ADSactly Poetry: The forbidden poetry of María Calcaño
The forbidden poetry of María Calcaño
In these days I have had the opportunity to re-read one of the most controversial Venezuelan poets of the last century: María Calcaño. This poet became known for making a type of poetry that was considered bold, taboo, insubmissive for her time. In Venezuela at the beginning of the twentieth century, where women were condemned to silence, to domestic life, to be on the margins of great events and especially to repress their sexuality and their feminine condition, Calcaño's writing emerges as a subversive and transgressive element that takes power, hence it has been criticized by some, even banned and even questioned its value as a poet.
María Calcaño's life could also have indisposed the conservative society of the time, as it was daring and reckless and ahead of its time. It is known that her parents married her to a man much older than her at the age of 14, with whom she had 6 children. The marriage was short-lived, as her husband not only had problems with alcohol but also mistreated her. After this scandalous separation, she looks for a lover, whom she then marries. In a puritanical society at the beginning of the 20th century, like that of our country, women were destined and disciplined to marry only one man, to have children, to realize their house, to go against these social and moral canons could be scandalous, and Maria Calcaño did it.
One of the taboo subjects raised by Calcaño in almost all of her work is eroticism. Her writing stripped of social norms speaks of pleasure and the female body. Here is a simple example:
My roots climb
of your beloved hands
and wrapped in caresses
I can hardly see myself anymore.
Man party in one hundred
that you force me to live
in my bare breasts
unleash your rudeness,
for them to have
that hard varnish
that they lack a man.
In the first stanza of this poem there is a clear allusion to the sexual feelings that the man awakens in the lyrical voice. She perceives the hands of the man as if they were roots and in the image there is not only suggestion to the fingers, but also to the way in which they expand throughout the body. Similarly, in the third stanza, the lyrical voice speaks of this multiplied man and invokes the strength of the male body, in contrast to hers, which makes her feel ecstatic and rejoiced.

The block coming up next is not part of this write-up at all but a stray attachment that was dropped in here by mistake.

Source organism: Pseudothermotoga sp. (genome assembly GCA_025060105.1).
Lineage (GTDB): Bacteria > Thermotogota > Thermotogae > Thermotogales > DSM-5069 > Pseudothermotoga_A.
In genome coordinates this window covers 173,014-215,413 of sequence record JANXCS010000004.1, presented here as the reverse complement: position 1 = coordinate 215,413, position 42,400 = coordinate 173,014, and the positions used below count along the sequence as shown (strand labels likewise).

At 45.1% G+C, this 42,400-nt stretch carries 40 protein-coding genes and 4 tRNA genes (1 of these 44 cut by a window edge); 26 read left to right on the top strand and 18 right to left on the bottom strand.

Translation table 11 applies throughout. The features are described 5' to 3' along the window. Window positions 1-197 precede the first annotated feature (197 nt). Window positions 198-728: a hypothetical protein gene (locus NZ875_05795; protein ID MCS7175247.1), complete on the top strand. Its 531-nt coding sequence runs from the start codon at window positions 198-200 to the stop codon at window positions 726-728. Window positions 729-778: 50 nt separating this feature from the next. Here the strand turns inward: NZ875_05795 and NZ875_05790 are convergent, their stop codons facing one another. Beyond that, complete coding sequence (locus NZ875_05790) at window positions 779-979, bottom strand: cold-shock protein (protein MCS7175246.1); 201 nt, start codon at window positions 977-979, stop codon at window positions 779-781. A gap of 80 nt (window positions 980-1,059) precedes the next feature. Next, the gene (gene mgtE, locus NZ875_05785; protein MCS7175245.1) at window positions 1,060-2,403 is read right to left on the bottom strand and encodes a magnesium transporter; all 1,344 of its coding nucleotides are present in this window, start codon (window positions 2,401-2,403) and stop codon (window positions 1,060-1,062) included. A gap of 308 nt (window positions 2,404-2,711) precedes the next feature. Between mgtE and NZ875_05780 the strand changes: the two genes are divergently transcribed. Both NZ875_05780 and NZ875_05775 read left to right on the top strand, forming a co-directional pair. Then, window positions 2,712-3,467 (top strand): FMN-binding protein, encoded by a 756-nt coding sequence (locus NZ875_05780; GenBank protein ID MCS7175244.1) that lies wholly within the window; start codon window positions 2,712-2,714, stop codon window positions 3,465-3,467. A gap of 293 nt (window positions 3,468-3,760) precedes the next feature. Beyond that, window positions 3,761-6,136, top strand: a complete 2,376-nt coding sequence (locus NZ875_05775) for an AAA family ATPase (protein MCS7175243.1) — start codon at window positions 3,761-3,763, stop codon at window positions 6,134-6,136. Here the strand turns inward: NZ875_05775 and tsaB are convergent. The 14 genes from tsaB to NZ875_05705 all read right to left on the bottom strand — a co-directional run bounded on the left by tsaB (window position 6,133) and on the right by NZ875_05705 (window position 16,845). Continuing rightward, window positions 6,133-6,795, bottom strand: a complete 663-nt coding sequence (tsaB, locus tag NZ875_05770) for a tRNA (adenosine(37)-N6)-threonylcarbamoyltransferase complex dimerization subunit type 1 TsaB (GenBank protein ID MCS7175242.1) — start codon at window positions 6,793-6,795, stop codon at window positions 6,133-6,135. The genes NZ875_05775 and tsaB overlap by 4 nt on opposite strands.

Prohibited and licentious love is another of the recurring themes in her poems. Let's review poem 8 of the book Songs that my last dolls heard:
Her shirt is made of fabric
But when it approaches
It's like a flame.
that hugs my neck.
Because I forget everything.
I don't know if I cry out for love
or is it the trance
of the burn
that my blood keeps
like a flower of flame...
And I don't know his name.
I don't even remember his face.
But it passes by my side
and I die again.
In these three stanzas we see the presence of a woman who talks about how she feels when she sees the man she wants. The lyrical voice maintains a romantic tone, but with a carnal background. She points at the man's shirt to point out how ordinary he is, she even says she does not remember or know him well, but even so, the man is able to awaken her desire, the only thing alive and present in it. In this poem, Calcaño transgresses the norm by allowing herself to speak of the desire that an unknown man can provoke: his body is flame and fire when she sees it.
María Calcaño was a free spirit, aware that she subverted the established social moulds, that her poetry scandalized, which is why she wrote her famous poem: Grito indomable:
How are they going to see me good?
if you thunder me
life in the veins.
If every song
I'm tangled up like a flame
and I come without God
and without fear...
If I have insubordinate blood
and I can't show myself
as docile as a maid,
as long as I have
a memory of horizon,
a piece of heaven
and a mountain ridge.
Neither you, nor heaven
will be able with my indomitable scream.
When we review María Calcaño's poetry, in the light of what some poets are doing in this 21st century, we feel that there are no reasons for scandal and rejection. Her verses, sometimes romantic and innocent, speak of a woman conscious of her body and her rights but very ahead of her time. A woman who had as a sin to say what others did not dare, even though they felt it.
It is interesting to know that since the world was created, women are looking for a way to make themselves heard, to get out of the crystal square in which some societies have them. A woman capable of accepting her obligations, but willing to fight for her rights.
I hope you enjoyed reading this post. I remind you that you can vote for @adsactly as a witness and join our server in discord. Until a next smile. ;)
Complete poetic work by María Calcaño (2008). Monte Ávila Latin American Publishers: Venezuela.
Written by: @nancybriti
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